11 JANUARY 1992, Page 21

The Grobfather of Lloyd's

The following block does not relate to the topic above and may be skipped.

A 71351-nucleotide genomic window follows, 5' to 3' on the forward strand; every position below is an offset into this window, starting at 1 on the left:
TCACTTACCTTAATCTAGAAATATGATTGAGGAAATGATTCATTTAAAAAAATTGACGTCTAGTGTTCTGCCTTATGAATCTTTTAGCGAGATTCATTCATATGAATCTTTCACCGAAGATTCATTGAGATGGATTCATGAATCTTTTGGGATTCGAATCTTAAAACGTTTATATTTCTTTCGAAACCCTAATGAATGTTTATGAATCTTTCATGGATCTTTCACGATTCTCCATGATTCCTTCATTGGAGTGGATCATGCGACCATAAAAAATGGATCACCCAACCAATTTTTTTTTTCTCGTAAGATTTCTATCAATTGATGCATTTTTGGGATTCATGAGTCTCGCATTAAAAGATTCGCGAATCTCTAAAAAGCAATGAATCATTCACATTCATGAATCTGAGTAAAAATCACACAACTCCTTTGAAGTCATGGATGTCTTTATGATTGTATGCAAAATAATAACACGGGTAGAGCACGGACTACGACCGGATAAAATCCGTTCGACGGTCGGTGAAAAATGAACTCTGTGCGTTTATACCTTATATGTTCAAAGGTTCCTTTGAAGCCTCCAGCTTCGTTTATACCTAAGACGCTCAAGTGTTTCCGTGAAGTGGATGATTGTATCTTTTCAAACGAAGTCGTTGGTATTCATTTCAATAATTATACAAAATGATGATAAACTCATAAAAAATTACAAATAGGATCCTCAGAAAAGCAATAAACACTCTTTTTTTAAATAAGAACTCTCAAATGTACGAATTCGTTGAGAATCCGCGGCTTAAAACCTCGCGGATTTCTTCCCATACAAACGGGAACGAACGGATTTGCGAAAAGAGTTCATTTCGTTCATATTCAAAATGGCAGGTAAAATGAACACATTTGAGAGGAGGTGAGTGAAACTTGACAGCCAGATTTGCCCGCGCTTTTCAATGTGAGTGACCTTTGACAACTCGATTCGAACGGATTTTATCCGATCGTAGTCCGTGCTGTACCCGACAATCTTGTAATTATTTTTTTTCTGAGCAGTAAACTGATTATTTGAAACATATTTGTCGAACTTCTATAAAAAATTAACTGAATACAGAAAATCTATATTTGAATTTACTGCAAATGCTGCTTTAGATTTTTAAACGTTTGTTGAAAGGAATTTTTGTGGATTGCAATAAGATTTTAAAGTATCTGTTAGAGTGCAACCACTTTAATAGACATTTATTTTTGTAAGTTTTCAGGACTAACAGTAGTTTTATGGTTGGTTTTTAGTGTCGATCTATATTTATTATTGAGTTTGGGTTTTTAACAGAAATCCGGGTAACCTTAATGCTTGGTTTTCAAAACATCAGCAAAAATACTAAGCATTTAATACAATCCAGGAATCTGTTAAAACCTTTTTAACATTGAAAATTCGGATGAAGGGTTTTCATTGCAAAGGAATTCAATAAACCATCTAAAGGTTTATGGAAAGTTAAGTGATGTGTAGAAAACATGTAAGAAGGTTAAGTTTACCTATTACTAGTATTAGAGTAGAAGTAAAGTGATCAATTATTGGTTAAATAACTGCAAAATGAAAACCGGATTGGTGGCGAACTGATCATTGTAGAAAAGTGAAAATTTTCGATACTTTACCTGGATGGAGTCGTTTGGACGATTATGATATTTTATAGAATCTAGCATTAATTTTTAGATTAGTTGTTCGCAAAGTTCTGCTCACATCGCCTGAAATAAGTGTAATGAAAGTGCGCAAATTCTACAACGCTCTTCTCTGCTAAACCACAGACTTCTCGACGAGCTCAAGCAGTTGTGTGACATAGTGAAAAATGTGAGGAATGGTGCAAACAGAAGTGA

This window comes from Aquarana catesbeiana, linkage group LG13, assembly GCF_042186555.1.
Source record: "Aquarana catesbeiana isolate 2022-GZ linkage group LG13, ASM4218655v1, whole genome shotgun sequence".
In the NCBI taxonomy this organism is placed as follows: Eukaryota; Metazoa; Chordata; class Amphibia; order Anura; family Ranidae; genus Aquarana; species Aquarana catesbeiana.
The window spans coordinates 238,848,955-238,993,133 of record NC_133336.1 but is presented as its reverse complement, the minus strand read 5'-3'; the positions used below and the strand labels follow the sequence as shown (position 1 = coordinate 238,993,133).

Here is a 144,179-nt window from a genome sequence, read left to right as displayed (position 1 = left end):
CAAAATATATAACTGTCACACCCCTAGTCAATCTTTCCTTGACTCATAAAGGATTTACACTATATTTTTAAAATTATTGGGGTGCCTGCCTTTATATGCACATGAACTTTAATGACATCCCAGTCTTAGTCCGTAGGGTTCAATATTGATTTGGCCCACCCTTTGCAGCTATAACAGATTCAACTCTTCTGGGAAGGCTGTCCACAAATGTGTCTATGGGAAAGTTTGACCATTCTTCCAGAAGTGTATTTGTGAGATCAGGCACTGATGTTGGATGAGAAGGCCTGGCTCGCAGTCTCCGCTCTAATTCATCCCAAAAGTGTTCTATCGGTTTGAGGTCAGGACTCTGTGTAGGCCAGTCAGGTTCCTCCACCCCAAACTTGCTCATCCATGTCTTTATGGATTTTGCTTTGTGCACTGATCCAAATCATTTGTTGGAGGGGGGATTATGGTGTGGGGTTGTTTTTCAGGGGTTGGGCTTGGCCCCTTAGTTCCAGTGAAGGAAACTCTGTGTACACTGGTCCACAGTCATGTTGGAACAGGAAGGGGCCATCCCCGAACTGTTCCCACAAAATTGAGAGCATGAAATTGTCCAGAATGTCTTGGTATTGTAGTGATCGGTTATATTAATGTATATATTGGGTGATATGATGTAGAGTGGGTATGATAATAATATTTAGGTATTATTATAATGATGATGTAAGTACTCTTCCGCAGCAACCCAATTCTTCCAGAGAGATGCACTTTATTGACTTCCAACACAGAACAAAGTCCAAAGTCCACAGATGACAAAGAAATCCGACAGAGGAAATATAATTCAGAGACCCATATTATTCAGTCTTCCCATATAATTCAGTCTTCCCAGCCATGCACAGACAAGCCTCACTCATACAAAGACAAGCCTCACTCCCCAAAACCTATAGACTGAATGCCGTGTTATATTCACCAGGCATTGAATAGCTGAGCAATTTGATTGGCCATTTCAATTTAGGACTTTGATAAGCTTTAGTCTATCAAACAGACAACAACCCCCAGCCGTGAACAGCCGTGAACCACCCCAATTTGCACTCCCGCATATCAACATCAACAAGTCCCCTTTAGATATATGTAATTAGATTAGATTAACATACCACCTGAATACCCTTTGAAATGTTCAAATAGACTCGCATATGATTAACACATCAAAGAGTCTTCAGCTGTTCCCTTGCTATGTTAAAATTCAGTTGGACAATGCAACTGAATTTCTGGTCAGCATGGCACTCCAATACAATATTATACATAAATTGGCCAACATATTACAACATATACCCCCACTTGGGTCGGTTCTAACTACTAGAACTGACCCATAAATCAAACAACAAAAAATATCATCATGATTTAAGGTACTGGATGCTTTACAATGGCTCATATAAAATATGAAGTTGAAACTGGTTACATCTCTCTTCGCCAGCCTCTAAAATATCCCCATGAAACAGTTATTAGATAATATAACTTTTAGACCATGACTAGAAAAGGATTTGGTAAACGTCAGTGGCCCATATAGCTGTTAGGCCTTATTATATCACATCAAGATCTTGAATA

LUNCH with the Grobfather was quite something. He made a grand entrance, sup- ported by his butler, with a salver bearing a bottle of Dom Perignon and some cold sil- ver pots. He then settled down to tell me how inadequately Lloyd's of London was managed — by a succession of underwriters who (he said) had never run anything big- ger than their cosy family agencies. This was Kenneth Grob, the last of the big bad broker barons of Lloyd's, who has died in exile from the market which expelled him. He sold his barony to the Americans, and they noticed that he had left them ,£55 mil- lion short. In the end, the police noticed too. They brought him to trial seven years after the event, to spend months in court, facing a scatter-gun prosecution with a high proportion of misfires. The technique has become familiar, and its failure was deserved. About Lloyd's, I have long thought he was right — in saying that it needed to be run like a business. If the penny has been slow to drop, that was part- ly Grob's fault. Lloyd's had first to concen- trate on regulation, so as to stop its profes- sionals spiriting the members' money away to Panama and the South of France. His lunch-time routine told its own story. I got a small warm dry sherry. The Dom Perignon was for him (an overrated cham- pagne, I always think).